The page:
Until systems get longer, it is difficult for Hyperloop proponents to muster convincing arguments that it will be absolutely safe. Depressurizing a tube several hundred miles long is a major engineering feat requiring a lot of energy, as is constructing a tube that long that is capable of structurally withstanding depressurization. There are many unanswered questions.

How will passenger pods exit the main Hyperloop route and switch onto sidings to board and disembark passengers at intermediate stops? How will pods airlock themselves to exit points at the station without letting air into the tube? Since these pods will be traveling at very high speeds, packing almost unimaginable kinetic energy, how certain can operators be that a pod might never bump into the inside of the tube? Wouldn’t a minor “bump,” at high speed in a narrow tube, result in a catastrophic collision, rupturing and depressurizing the tube and likely killing not only the passengers in the colliding pod, but all the passengers in all the pods transiting the tube as they encounter a wall of air?

THE TUNNELING OPTION

One of the strongest arguments for Hyperloop systems, should they function as planned, is that implementing them uses less space. Hyperloop systems can be put onto pylons, elevating the tubes so they don’t disrupt activities on the ground below them, whether that is farmland or the median of a divided highway or freeway. Hyperloop tubes can also be buried underground, enabling them to establish routes through densely populated cities.

It may be that the first use of Hyperloop technology will be within urban areas, where the space advantage they offer constitutes a more decisive argument for investing in a system than the maximum speeds they might achieve on longer routes. It may be the technology can be perfected at lower, safer speeds. Elon Musk, who is not directly involved with any of the companies vying to build the first Hyperloop systems, has founded The Boring Company, where he hopes to apply the same aggressive innovation to tunneling technology as he has applied to rocketry with SpaceX.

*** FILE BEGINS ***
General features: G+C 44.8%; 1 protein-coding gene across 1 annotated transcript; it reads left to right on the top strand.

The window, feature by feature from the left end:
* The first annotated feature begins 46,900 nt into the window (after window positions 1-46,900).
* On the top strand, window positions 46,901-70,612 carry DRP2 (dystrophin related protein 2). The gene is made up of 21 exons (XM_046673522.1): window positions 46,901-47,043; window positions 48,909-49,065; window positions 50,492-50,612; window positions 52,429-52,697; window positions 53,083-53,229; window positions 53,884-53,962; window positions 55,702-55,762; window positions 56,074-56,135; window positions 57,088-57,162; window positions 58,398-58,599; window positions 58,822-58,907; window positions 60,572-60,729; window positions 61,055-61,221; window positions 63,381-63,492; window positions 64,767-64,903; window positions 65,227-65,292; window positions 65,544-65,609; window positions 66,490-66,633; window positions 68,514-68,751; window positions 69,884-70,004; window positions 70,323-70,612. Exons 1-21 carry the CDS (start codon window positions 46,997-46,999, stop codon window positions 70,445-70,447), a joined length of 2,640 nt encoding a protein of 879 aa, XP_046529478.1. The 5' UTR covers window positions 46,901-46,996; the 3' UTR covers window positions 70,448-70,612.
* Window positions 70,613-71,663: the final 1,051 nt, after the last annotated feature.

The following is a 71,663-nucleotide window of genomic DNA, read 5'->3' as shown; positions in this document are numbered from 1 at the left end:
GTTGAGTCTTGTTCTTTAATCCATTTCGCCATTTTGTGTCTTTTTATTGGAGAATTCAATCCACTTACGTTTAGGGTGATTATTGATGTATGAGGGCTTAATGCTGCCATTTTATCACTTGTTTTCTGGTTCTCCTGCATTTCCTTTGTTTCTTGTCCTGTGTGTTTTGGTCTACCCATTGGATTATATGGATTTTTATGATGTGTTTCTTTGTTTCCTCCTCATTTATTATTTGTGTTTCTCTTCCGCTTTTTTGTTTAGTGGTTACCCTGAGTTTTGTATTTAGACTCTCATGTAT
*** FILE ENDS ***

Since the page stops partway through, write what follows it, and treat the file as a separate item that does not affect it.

If SpaceX challenges NASA in the field of rocketry, The Boring Company faces a similarly entrenched competitor in the German firm Herrenknecht AG. Founded in 1975, its massive factory nestled along the Rhine, this multi-billion dollar company sells tunneling systems – sophisticated snakelike machines that can be over 1,000 feet long – all over the world. Herrenknecht TBMs (tunnel boring machines) dug the 35 mile long Gotthard Base Tunnel under the Swiss Alps in 2009, the longest and deepest tunnel in the world. Today, most of Herrenknecht’s TBMs are digging subways in urban areas, primarily in the Middle East and Asia. For more on Herrenknecht and tunneling technology today, read “The Long Dig” (New Yorker, 2008), or watch this fascinating animation of an operating TBM.

Tunneling, like blasting payloads into low earth orbit, is extremely expensive. But The Boring Company claims tunneling costs can be dramatically reduced. On The Boring Company’s FAQ page, the following innovations are proposed: (1) Triple the power output of the TBM’s cutting unit, (2) Continuously tunnel instead of alternating between boring and installing supporting walls, (3) Automate the TBM, eliminating most human operators, (4) Go electric, and (5) Engage in tunneling R&D, “the construction industry is one of the only sectors in our economy that has not improved its productivity in the last 50 years.”

Apparently tunneling, whether for Hyperloop pods, or just electric powered “skates,” has the attention of the Los Angeles City Council, which in April 2018 approved a CEQA exemption so The Tunneling Company can immediately begin digging a 14 foot diameter, 2.7 mile long tunnel through the heart of West LA. The Boring Company believes they will complete this tunnel in 9 months. Don’t laugh. SpaceX is now routinely reusing first stage rocket boosters, an achievement that eluded NASA for decades. And imagine how long it would take LA Metro to complete the same project.